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Pay Close Attention to Valve-Body Modifications

This particular call came in just like many others: The technician had already eliminated everything he could interpret as the possible root cause of the concern. The vehicle in question was a 2006 Dodge 2500 pickup with a 5.9-liter diesel and a 48RE transmission. The owner had bought the vehicle recently and had concerns that the transmission was not shifting properly.

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Pay Close Attention to Valve-Body Modifications

R&R Tech

Subject: Erratic shifting, throttle-valve actuator not operating properly
Unit: 48RE
Vehicle Application: 2006 Dodge Ram 2500 diesel pickup
Essential Reading: Rebuilder, Diagnostician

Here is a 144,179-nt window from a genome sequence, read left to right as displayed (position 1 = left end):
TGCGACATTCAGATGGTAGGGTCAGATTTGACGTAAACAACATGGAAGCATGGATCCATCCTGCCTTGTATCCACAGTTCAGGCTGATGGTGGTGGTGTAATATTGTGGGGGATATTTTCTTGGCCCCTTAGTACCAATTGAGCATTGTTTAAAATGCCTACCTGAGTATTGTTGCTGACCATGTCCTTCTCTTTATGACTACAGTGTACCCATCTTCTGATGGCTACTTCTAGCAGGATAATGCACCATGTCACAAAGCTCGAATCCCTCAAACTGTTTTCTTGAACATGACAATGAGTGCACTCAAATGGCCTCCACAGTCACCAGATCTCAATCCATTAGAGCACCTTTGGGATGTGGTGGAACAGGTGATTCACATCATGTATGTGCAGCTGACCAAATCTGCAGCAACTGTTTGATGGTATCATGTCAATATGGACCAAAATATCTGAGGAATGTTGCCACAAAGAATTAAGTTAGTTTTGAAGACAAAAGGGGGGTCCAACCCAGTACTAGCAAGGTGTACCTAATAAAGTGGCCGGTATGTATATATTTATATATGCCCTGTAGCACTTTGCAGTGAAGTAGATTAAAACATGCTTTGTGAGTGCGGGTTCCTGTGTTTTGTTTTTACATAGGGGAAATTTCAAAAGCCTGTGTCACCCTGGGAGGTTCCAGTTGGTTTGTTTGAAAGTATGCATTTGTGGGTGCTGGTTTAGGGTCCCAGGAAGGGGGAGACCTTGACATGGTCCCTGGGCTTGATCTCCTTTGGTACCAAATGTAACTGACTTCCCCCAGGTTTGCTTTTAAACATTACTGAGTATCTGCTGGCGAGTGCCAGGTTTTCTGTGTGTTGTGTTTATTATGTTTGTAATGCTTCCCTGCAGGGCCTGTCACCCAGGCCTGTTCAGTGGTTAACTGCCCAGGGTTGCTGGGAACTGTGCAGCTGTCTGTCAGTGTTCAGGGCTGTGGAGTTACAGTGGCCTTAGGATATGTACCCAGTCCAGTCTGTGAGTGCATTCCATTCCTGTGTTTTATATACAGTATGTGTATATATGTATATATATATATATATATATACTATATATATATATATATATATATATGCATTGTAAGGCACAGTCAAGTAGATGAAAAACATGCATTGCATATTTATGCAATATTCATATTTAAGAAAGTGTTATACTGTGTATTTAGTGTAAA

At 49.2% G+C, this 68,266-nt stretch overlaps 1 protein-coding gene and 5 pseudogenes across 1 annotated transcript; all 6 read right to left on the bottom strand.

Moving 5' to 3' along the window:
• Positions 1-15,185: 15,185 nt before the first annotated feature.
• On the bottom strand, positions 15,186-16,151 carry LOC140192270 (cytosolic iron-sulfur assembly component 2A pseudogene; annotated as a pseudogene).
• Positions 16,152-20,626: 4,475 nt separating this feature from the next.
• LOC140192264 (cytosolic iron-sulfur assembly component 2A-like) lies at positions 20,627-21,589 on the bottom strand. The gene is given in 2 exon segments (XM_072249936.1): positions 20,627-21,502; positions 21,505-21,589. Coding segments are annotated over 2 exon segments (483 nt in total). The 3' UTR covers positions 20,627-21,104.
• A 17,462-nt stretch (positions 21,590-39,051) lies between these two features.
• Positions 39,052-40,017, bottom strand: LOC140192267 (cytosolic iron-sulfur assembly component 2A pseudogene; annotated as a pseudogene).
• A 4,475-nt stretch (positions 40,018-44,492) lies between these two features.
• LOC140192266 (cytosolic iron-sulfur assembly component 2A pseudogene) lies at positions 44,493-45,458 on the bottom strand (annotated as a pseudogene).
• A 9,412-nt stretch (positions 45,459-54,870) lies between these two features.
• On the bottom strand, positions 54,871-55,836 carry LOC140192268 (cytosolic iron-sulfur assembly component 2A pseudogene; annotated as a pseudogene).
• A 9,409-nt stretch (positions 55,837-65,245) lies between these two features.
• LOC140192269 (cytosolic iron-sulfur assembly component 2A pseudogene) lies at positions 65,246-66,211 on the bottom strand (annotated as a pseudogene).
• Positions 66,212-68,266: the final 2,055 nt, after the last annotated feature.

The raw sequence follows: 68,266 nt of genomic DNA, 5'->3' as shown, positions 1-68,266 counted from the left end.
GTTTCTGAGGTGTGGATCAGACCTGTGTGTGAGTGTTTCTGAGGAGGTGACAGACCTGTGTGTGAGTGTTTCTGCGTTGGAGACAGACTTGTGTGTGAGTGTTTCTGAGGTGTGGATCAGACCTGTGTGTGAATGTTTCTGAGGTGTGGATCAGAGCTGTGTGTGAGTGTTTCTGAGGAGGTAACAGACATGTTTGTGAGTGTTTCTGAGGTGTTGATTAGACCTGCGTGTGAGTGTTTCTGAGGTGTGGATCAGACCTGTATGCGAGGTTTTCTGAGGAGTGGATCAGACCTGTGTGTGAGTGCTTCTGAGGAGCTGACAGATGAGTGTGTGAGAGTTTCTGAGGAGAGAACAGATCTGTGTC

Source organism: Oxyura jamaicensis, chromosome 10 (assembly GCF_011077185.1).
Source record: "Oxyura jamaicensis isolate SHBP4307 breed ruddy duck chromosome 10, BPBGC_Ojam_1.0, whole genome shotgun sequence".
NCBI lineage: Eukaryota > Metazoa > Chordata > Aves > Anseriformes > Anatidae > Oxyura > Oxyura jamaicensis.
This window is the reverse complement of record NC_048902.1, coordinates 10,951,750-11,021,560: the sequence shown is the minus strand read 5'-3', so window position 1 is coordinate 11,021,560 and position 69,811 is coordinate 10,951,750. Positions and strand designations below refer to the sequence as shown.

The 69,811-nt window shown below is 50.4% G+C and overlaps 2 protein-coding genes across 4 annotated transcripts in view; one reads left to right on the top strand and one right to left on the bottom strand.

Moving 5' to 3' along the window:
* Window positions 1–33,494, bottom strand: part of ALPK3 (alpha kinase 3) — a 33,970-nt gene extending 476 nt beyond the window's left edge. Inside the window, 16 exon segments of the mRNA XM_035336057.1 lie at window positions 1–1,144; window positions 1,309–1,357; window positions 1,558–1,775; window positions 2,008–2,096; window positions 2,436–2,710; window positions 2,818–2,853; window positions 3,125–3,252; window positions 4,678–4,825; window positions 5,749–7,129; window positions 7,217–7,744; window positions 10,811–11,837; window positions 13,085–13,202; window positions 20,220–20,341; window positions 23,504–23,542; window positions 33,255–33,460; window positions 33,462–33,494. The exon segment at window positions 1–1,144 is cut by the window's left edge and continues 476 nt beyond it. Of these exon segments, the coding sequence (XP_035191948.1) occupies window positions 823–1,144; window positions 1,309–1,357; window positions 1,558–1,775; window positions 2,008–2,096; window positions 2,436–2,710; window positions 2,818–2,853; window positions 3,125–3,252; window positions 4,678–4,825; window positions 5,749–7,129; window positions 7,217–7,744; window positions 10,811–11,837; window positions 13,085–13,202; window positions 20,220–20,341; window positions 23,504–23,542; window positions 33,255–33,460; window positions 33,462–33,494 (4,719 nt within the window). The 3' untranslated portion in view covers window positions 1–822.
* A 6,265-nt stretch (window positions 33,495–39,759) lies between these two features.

Author: Jody Carnahan

R&R Tech

  • Subject: Erratic shifting, throttle-valve actuator not operating properly
  • Unit: 48RE
  • Vehicle Application: 2006 Dodge Ram 2500 diesel pickup
  • Essential Reading: Rebuilder, Diagnostician
  • Author: Jody Carnahan

As a warranty and technical director, I have the privilege of managing many technical-assistance calls. This privilege can have several benefits, as it allows me to research and learn about some of the issues technicians are experiencing in the field. It can also have its disadvantages, as I cannot see, feel or hear the problem at hand. All my diagnostic steps are based on the information that the technician who is diagnosing the vehicle provides to me.